Eminent domain process begins for property destroyed in 2019 fire

Michael Hutchins
Herald Democrat
The city of Denison has started the process of acquiring property that was destroyed during a fire in 2019. The city council approved the first step in utilizing eminent domain to obtain ownership of the land during a meeting Monday night.

Like the legendary phoenix, a downtown Denison property may soon rise from the ashes, only under city ownership.  Denison has declared it a public necessity to acquire land at 321 W. Main St., effectively starting the process for the city to acquire the land through eminent domain.

The City Council unanimously approved the ordinance Monday night.

The property at 321 W. Main was one of three buildings destroyed in a massive fire in October of 2019. The blaze, which originated in a nail salon, spread to two neighboring buildings and caused minor damage to numerous other structures downtown.

"As you are aware, the city does have the authority under state law and under the city charter to exercise this power of domain when it is for a public purpose," City Attorney Julie Fort said.

Details on what the city could put at the site are sparse at this time, as the city does not want to move forward until ownership is finalized, Fort said. However, in city documents, Denison officials listed possible uses including city offices, public works storage and public restrooms.

Following the blaze, the city investigated the location as a possible site for municipal facilities and determined that this site fits the city's needs. 

Currently, the land remains vacant. The Grayson County Central Appraisal District's website currently values the property at $18,000. The property was valued at $122,518 prior to the blaze.

It is still difficult to put a cost to the Oct. 9, 2019 downtown Denison fire.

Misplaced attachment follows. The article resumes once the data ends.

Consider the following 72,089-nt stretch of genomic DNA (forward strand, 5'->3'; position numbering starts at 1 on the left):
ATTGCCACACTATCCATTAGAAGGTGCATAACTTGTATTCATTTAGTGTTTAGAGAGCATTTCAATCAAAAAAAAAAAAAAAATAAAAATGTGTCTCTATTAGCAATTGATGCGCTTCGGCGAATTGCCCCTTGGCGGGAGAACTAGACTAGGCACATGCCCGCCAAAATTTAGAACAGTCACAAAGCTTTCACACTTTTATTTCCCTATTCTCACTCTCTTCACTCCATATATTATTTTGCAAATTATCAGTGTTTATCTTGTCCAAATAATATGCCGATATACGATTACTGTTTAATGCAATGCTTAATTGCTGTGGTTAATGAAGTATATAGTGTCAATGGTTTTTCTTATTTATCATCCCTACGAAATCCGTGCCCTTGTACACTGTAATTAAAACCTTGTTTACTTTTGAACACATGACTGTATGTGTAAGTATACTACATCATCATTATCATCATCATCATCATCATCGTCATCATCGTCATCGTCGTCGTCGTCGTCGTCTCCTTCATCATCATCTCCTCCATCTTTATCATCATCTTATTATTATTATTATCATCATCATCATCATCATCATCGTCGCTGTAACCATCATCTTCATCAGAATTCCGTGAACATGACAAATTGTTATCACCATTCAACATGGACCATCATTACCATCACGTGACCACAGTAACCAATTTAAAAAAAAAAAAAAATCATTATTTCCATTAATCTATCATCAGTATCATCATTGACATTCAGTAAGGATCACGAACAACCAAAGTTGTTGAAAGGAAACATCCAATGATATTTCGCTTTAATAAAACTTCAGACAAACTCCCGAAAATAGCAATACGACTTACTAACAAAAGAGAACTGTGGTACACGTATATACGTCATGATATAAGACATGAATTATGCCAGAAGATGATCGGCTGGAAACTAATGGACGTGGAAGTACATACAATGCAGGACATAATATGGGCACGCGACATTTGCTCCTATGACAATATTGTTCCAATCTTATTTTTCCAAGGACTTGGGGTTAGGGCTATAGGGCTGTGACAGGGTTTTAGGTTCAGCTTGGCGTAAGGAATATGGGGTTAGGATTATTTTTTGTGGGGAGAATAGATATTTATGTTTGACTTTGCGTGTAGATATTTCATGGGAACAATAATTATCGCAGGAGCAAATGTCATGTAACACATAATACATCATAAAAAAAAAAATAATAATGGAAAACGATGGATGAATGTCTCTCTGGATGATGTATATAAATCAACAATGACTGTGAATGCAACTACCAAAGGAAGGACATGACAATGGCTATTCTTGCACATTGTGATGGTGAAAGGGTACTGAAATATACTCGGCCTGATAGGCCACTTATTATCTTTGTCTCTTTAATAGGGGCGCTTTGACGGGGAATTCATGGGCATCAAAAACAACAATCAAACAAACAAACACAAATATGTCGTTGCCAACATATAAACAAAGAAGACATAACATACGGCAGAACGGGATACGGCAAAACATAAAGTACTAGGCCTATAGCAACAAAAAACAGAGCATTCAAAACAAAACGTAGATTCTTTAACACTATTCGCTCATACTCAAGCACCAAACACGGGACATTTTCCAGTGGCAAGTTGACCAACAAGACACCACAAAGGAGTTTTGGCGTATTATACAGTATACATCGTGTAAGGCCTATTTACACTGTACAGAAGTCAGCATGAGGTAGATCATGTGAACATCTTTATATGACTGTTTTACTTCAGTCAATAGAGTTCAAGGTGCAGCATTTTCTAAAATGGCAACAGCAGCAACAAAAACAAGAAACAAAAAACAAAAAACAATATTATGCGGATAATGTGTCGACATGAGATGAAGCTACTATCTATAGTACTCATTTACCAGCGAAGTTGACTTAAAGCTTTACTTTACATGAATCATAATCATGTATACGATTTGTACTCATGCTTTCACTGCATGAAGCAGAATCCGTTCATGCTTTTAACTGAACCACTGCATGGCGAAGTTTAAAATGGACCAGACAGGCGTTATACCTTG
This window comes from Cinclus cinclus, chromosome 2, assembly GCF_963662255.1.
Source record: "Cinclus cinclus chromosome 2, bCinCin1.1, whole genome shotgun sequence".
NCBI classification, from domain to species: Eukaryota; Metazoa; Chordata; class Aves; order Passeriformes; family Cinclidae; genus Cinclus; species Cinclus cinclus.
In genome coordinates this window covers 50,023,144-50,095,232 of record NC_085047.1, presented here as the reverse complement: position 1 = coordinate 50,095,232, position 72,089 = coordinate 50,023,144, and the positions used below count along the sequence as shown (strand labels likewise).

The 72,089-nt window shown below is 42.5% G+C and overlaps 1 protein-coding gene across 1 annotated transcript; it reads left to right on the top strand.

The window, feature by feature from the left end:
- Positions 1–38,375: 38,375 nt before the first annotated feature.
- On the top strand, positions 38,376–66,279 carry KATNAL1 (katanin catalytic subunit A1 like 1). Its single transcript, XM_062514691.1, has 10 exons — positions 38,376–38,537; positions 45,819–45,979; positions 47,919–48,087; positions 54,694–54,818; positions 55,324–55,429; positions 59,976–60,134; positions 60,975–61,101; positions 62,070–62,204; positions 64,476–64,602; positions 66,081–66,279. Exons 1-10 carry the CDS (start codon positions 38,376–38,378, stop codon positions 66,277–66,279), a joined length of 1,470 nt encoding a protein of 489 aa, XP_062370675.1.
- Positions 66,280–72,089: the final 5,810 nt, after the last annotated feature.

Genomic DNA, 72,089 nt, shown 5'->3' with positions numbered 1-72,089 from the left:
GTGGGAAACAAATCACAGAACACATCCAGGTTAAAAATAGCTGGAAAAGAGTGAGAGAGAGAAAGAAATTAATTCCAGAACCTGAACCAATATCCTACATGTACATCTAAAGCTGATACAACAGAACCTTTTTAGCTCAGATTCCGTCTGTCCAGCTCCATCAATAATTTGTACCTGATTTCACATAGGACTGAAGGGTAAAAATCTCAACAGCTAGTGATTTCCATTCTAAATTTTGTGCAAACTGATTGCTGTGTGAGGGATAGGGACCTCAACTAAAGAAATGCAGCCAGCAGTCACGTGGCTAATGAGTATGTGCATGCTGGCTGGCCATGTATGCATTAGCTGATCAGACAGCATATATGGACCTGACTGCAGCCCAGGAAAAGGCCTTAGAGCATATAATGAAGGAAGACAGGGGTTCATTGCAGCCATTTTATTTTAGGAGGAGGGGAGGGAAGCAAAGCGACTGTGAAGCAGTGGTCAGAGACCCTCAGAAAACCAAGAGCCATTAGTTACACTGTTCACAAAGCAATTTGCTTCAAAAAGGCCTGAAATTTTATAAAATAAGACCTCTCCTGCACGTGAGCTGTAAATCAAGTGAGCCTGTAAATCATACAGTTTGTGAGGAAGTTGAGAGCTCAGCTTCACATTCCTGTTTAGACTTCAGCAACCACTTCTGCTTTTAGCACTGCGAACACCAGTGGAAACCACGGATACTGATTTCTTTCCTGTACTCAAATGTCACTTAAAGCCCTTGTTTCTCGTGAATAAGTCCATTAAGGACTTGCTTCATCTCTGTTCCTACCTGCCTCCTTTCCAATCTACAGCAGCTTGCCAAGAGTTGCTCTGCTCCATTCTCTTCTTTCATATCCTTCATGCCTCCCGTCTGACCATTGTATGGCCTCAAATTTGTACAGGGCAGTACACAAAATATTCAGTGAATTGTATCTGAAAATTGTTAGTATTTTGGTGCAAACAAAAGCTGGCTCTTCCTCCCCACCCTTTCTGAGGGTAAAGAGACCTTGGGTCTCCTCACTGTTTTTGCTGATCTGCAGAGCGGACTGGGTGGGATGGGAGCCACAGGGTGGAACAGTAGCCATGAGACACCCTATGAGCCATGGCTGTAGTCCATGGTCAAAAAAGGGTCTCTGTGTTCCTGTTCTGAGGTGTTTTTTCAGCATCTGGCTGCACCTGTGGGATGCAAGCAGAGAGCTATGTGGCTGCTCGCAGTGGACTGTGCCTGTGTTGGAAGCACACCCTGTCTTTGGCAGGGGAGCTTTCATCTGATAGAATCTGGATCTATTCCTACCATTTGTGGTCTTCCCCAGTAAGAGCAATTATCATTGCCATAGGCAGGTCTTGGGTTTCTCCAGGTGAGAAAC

The city will now move forward with making an offer for the property, which the owner will need to decide upon within 30 days. If an agreement cannot be made, a final offer based upon the assessed value will be made. If this is not accepted, the fate of the site may ultimately be determined by the courts, Fort said.

Calls to the owners of the property for comment were not immediately returned.

The city's resolution marks one of the first signs of redevelopment at the site of the fire. Wendy Acosta, who owns the property at 319 W. Main said she still has plans to rebuild, but has been focusing her energy over the past year in relocating the Desk and Easel, a shared work space business that was dislocated by the fire.

We've been really busy getting our property set up at our new location at 500 West Woodard," she said. "So, we are just now able to turn our attention back to 319 (Main Street)."

Acosta still has plans to redevelop the site and bring life to the empty lot. She would like to return it to its past as a commercial site and include rooftop entertainment space where visitors can get a view of the downtown streetscape.

However, she noted that she does not intend to move the Desk and Easel back to the site.

Attempts to reach out to the owners of Luxor Nails, the third property that was destroyed, were unsuccessful.

A ladder truck works to contain the fire in the 300 block of W. Main Street in Denison on Oct. 9, 2019.